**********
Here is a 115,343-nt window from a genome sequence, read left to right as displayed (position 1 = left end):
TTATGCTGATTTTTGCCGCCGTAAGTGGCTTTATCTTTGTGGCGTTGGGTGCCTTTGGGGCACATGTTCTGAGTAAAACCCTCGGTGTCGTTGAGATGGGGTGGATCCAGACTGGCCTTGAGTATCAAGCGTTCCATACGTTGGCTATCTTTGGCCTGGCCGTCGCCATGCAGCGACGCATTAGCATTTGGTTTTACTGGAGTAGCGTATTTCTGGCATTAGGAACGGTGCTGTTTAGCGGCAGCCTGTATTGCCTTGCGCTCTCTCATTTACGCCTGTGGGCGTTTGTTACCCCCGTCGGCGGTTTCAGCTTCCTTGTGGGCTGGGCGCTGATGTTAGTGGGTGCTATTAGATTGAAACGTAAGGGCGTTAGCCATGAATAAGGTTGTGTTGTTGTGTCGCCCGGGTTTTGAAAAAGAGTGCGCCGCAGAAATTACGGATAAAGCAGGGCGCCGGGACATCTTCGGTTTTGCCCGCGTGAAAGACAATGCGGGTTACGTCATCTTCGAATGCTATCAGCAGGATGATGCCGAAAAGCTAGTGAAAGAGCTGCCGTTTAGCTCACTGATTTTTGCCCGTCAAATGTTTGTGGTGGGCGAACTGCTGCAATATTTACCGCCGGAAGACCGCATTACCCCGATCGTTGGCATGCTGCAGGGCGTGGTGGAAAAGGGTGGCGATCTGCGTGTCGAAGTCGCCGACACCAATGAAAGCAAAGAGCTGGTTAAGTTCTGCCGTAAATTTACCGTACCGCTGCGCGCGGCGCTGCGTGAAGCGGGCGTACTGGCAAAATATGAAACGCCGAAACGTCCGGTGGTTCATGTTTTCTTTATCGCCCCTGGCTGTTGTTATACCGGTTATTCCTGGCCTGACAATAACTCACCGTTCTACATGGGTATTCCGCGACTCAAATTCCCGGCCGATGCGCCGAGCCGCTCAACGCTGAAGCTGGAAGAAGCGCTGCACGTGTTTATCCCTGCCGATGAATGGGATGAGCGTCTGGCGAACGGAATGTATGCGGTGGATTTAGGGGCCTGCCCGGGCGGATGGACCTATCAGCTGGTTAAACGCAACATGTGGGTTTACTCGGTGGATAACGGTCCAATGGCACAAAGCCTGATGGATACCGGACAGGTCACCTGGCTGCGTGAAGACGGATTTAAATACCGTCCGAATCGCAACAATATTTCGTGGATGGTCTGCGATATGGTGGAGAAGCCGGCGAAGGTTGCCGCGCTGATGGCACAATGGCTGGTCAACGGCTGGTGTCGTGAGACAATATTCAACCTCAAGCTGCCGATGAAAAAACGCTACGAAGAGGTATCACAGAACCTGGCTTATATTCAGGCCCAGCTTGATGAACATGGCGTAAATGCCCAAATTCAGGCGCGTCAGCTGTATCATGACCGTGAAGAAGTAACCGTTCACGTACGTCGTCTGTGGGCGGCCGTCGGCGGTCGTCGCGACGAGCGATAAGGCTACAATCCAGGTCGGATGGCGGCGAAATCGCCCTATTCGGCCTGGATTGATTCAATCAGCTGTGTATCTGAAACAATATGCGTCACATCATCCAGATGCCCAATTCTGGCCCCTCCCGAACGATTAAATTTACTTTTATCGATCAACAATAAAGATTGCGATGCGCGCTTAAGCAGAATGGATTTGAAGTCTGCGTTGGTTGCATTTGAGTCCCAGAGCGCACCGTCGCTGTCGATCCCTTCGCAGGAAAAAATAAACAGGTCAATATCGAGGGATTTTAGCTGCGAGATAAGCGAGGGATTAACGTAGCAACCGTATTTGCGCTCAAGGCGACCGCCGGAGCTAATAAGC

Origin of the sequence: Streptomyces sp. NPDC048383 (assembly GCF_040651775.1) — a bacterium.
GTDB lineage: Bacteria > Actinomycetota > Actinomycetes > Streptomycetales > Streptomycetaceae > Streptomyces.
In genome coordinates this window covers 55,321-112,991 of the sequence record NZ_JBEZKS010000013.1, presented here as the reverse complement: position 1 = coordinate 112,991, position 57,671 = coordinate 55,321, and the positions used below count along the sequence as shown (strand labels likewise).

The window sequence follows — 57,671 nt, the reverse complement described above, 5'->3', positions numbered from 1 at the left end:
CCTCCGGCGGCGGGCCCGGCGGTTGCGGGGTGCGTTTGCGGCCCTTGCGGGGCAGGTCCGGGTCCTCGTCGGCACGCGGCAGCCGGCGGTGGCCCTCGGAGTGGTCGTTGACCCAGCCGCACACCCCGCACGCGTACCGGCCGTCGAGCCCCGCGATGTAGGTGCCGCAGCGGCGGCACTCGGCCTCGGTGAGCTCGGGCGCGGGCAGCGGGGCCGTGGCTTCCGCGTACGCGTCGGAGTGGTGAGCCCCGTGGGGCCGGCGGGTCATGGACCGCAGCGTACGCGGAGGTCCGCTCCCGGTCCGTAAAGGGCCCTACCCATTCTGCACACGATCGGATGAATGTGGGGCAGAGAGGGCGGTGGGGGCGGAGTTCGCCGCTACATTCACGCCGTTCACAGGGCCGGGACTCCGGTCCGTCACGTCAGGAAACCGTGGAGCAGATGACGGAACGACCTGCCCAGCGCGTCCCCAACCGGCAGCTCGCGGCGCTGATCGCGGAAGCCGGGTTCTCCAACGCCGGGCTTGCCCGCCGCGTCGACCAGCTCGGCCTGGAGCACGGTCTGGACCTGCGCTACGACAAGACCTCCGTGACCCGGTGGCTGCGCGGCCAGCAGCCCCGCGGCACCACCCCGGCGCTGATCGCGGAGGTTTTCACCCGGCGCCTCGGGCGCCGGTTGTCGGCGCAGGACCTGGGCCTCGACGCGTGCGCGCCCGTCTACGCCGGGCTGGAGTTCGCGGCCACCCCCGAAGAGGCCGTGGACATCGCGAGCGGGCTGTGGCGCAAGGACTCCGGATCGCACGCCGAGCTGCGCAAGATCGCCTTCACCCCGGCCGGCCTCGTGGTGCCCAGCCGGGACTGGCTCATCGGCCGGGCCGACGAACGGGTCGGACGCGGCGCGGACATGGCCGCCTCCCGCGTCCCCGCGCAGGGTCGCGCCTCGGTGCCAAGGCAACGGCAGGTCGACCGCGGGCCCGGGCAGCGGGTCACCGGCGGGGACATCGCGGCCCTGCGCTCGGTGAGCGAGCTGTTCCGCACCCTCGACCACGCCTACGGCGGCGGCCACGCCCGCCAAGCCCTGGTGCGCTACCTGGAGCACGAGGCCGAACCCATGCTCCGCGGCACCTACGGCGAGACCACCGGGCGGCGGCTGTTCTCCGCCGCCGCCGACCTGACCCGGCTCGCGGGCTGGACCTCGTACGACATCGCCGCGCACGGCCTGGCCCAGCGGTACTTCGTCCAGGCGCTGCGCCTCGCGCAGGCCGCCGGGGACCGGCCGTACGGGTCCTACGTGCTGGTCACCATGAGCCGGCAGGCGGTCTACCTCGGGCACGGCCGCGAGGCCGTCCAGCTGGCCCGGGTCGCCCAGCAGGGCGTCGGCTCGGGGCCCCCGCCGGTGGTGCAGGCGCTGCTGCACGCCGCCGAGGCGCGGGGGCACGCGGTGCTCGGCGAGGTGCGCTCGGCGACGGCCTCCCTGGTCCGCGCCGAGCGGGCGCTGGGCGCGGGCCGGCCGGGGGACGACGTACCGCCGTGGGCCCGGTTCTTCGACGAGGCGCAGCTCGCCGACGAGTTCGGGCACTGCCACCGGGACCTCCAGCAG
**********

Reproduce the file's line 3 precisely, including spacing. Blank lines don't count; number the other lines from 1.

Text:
Origin of the sequence: Streptomyces sp. NPDC048383 (assembly GCF_040651775.1) — a bacterium.